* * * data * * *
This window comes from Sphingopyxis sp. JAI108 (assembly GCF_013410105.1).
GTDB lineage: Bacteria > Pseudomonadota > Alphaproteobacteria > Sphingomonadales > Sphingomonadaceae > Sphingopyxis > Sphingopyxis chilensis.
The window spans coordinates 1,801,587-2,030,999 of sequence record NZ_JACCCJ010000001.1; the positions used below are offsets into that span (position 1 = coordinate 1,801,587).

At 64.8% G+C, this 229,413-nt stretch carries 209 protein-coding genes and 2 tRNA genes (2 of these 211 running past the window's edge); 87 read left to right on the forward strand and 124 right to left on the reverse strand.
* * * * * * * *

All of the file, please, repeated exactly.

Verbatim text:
This window comes from Sphingopyxis sp. JAI108 (assembly GCF_013410105.1).
GTDB lineage: Bacteria > Pseudomonadota > Alphaproteobacteria > Sphingomonadales > Sphingomonadaceae > Sphingopyxis > Sphingopyxis chilensis.
The window spans coordinates 1,801,587-2,030,999 of sequence record NZ_JACCCJ010000001.1; the positions used below are offsets into that span (position 1 = coordinate 1,801,587).

At 64.8% G+C, this 229,413-nt stretch carries 209 protein-coding genes and 2 tRNA genes (2 of these 211 running past the window's edge); 87 read left to right on the forward strand and 124 right to left on the reverse strand.